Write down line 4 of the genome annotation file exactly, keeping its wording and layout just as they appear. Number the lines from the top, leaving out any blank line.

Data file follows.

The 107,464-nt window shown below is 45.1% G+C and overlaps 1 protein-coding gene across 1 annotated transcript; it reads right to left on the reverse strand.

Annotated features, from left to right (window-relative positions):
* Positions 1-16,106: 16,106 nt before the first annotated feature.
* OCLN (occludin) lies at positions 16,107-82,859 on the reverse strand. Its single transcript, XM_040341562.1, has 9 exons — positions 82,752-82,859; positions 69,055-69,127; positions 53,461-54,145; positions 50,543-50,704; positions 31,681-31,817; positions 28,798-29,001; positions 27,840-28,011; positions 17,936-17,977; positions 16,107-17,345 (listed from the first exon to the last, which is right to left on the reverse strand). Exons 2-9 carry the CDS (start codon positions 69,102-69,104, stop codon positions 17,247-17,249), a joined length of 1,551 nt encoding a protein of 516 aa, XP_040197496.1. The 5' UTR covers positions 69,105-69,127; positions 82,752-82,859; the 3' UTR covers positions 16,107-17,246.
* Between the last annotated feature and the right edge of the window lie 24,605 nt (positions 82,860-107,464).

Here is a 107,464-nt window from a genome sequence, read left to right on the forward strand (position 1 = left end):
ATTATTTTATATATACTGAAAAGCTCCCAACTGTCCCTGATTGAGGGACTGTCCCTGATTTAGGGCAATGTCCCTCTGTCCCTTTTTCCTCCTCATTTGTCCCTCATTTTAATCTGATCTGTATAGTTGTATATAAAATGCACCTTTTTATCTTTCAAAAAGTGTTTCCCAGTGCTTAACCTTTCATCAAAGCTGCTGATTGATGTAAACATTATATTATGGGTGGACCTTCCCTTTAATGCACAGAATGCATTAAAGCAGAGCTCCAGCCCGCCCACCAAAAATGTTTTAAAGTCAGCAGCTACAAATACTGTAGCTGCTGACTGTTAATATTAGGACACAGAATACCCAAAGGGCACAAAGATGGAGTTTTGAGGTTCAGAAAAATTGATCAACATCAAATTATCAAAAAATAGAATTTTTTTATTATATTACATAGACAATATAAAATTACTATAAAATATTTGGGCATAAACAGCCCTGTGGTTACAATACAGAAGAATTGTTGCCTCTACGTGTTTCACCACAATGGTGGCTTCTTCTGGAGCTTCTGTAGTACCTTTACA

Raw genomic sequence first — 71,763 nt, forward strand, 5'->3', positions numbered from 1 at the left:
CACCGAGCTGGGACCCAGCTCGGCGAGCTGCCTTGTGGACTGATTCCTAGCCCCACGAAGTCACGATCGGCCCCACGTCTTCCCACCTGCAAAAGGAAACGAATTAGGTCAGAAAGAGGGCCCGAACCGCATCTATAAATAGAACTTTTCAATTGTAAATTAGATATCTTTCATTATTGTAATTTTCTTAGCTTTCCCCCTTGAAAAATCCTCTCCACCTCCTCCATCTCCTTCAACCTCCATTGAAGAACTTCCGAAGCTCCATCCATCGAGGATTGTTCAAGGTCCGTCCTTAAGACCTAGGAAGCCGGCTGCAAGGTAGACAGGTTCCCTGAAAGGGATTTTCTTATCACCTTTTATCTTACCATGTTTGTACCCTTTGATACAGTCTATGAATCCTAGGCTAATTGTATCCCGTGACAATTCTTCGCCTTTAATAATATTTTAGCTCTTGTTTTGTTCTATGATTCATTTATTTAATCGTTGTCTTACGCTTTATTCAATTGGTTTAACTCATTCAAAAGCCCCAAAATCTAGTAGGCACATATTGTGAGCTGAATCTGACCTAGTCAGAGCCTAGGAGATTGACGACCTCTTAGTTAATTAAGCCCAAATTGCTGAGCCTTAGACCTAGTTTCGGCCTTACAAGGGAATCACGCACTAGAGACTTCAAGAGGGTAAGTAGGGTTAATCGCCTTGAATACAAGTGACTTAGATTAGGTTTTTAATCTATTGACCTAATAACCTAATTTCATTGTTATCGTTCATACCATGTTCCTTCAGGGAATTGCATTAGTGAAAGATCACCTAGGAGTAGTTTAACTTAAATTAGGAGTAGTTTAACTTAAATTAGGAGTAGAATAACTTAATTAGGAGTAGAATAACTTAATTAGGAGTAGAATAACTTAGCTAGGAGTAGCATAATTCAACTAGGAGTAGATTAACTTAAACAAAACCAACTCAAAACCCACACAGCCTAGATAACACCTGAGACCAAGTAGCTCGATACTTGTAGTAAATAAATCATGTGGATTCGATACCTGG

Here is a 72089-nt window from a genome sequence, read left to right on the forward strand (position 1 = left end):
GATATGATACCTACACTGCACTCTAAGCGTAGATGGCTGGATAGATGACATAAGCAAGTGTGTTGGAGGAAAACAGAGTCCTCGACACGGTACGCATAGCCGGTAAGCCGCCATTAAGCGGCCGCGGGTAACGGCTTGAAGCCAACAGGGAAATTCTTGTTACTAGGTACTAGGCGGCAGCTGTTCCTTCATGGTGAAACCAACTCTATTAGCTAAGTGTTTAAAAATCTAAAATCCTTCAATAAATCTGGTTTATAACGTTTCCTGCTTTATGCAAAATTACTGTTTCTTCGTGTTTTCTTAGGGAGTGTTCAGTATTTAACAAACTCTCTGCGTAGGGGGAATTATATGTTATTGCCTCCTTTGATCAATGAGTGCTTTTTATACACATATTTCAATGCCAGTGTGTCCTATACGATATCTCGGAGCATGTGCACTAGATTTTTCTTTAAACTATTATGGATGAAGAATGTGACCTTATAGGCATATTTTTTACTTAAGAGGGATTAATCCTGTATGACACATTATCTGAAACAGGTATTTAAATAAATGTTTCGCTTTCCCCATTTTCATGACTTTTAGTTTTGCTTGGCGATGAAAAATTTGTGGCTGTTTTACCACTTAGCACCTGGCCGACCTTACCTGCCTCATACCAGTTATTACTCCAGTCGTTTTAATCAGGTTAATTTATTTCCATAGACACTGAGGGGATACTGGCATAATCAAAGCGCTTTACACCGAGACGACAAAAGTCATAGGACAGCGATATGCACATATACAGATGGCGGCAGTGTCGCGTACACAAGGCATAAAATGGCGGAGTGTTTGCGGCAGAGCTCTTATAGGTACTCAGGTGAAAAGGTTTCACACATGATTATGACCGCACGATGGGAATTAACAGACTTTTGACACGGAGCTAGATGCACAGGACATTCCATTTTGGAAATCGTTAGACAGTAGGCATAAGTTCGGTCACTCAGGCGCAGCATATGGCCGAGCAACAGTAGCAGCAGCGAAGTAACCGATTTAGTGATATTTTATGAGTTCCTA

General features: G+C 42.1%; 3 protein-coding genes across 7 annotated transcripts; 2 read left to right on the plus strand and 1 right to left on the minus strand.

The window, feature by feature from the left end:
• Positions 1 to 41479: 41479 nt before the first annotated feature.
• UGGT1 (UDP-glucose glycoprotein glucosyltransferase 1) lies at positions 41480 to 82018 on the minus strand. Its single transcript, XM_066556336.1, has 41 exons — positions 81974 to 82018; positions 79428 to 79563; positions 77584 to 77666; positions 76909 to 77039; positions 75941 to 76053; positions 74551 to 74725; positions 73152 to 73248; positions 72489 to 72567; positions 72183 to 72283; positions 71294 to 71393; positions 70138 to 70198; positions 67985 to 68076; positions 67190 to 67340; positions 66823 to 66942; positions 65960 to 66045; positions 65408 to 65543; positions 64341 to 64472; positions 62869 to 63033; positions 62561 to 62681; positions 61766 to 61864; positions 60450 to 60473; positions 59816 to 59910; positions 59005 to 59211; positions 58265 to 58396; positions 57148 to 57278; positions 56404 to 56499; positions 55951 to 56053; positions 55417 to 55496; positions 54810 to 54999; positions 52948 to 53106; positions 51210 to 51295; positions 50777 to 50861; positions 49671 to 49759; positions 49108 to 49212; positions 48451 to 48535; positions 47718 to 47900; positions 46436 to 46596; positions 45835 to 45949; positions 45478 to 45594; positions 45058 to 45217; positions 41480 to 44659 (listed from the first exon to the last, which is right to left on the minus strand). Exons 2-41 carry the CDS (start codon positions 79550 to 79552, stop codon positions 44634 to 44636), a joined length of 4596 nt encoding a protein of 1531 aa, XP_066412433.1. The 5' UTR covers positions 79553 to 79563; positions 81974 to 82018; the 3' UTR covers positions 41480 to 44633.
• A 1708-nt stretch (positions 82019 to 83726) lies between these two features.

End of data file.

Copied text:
* OCLN (occludin) lies at positions 16,107-82,859 on the reverse strand. Its single transcript, XM_040341562.1, has 9 exons — positions 82,752-82,859; positions 69,055-69,127; positions 53,461-54,145; positions 50,543-50,704; positions 31,681-31,817; positions 28,798-29,001; positions 27,840-28,011; positions 17,936-17,977; positions 16,107-17,345 (listed from the first exon to the last, which is right to left on the reverse strand). Exons 2-9 carry the CDS (start codon positions 69,102-69,104, stop codon positions 17,247-17,249), a joined length of 1,551 nt encoding a protein of 516 aa, XP_040197496.1. The 5' UTR covers positions 69,105-69,127; positions 82,752-82,859; the 3' UTR covers positions 16,107-17,246.